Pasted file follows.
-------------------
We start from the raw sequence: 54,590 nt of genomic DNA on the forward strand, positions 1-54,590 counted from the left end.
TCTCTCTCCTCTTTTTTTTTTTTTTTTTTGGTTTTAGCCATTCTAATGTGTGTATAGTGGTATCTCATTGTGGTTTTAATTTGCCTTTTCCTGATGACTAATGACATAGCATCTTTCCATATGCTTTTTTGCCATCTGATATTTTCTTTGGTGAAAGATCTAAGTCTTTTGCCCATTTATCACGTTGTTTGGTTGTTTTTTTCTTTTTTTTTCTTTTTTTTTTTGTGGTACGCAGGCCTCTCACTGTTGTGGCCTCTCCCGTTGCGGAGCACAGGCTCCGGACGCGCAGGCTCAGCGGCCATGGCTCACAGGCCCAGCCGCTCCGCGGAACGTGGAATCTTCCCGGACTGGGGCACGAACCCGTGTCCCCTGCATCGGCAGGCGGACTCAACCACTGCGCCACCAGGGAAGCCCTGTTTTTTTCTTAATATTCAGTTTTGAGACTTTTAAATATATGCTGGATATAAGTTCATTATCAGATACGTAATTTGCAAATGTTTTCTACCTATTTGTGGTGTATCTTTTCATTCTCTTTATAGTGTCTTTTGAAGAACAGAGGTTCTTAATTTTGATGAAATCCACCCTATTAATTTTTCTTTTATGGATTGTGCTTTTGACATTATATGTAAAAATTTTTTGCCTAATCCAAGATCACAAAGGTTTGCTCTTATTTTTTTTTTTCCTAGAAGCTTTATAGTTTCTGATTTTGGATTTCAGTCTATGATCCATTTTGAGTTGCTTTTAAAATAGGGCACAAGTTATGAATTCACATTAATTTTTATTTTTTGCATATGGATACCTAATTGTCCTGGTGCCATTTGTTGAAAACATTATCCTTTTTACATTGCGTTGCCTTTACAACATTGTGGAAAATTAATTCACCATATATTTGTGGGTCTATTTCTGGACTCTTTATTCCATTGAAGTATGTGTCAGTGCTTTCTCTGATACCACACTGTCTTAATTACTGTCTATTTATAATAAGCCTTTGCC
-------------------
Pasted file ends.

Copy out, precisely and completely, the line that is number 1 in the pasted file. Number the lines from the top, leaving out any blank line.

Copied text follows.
We start from the raw sequence: 54,590 nt of genomic DNA on the forward strand, positions 1-54,590 counted from the left end.